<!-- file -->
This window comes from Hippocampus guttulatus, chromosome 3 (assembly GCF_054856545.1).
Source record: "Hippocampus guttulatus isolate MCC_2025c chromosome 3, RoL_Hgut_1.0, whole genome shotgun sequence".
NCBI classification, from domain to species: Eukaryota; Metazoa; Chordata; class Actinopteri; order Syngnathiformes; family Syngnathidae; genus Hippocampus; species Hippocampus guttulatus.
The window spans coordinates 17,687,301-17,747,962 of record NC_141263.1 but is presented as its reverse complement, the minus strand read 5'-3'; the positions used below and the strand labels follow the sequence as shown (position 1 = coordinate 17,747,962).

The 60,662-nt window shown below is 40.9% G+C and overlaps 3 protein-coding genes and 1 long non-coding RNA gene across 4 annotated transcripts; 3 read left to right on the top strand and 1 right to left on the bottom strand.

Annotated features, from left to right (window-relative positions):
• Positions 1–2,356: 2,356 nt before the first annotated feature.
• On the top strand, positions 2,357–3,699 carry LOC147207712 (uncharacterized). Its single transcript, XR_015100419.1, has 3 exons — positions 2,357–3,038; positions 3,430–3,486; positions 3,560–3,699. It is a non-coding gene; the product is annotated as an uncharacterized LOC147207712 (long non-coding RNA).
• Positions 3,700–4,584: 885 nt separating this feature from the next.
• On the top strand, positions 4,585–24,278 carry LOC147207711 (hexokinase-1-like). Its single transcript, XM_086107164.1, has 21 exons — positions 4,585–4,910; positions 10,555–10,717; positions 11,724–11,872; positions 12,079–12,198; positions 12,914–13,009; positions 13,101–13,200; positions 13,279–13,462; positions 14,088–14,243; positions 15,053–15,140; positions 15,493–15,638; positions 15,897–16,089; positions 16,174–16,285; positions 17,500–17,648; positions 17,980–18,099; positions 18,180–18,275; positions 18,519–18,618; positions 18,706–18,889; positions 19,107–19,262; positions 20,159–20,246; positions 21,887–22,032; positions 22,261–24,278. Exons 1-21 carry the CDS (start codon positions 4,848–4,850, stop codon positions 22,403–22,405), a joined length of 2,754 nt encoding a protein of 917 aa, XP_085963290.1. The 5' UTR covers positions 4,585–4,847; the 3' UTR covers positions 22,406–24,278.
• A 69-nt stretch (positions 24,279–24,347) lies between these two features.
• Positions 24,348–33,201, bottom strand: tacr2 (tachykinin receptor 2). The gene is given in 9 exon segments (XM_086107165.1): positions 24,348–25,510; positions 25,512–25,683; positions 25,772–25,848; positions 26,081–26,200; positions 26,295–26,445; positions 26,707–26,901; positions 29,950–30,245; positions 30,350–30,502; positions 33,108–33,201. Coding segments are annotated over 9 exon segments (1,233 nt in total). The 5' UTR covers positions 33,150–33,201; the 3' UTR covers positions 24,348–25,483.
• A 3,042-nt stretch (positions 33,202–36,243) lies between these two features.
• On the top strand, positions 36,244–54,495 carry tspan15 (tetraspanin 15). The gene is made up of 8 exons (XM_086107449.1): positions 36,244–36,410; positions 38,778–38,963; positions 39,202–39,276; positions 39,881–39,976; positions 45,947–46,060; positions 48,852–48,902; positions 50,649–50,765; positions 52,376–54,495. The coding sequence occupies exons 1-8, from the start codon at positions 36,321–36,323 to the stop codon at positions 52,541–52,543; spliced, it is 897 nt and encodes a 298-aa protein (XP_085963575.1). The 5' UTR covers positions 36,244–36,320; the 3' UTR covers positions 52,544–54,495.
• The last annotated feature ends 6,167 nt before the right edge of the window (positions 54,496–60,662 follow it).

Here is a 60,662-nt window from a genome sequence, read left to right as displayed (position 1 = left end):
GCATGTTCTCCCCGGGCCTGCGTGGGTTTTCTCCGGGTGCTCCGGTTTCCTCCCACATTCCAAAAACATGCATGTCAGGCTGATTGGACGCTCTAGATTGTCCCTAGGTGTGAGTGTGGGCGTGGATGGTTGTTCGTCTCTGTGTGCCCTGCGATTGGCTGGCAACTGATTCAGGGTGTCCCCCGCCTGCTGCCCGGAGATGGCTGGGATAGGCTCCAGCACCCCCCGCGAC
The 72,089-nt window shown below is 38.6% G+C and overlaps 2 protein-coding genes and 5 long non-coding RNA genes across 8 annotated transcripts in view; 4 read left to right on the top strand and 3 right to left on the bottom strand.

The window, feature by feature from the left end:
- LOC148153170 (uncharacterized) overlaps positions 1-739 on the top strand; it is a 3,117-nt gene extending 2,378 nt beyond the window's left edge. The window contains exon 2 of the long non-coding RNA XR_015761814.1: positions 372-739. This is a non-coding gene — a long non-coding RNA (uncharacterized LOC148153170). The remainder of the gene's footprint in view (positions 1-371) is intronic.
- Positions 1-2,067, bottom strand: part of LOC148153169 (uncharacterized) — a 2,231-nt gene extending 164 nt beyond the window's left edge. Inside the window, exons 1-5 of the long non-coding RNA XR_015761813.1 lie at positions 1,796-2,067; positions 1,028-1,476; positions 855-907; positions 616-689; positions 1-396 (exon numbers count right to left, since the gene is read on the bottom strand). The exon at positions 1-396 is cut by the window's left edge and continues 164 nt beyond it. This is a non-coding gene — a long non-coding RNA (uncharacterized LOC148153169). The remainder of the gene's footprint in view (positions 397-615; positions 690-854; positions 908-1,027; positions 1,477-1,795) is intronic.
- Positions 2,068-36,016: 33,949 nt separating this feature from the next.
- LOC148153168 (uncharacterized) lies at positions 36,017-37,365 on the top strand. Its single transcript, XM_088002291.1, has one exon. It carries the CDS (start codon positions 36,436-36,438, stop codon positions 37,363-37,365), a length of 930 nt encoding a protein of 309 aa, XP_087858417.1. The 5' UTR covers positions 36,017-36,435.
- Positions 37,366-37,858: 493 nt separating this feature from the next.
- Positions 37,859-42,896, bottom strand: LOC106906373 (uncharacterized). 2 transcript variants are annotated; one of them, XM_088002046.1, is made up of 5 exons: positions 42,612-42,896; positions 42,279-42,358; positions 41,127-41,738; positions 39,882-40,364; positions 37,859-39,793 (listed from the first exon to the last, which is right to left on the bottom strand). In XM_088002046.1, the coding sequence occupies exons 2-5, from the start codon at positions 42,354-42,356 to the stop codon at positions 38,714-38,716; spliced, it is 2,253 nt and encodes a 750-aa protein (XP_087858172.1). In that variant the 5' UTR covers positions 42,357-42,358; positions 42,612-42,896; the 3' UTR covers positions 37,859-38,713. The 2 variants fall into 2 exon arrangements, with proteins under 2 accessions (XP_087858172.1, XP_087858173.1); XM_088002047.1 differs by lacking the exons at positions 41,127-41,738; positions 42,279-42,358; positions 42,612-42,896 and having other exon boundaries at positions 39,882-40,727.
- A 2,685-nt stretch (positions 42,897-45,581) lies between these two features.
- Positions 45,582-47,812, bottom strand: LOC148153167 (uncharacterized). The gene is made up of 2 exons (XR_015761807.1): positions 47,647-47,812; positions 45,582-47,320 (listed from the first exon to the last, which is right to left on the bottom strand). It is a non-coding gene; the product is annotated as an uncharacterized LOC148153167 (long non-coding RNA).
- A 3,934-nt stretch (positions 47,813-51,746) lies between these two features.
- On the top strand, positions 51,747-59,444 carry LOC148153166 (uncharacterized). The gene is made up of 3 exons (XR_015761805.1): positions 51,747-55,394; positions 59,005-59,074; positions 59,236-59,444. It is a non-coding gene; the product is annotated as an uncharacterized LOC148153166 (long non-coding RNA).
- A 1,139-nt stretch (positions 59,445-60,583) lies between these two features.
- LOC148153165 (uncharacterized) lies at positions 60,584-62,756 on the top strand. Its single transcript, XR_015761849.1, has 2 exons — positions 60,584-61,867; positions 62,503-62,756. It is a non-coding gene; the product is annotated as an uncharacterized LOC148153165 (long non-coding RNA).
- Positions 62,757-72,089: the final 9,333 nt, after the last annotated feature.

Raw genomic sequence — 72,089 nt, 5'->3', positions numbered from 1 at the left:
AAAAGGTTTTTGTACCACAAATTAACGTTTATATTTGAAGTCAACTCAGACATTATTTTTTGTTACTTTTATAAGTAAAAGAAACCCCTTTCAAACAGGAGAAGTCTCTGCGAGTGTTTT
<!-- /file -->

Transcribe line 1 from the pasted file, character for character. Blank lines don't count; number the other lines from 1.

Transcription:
This window comes from Hippocampus guttulatus, chromosome 3 (assembly GCF_054856545.1).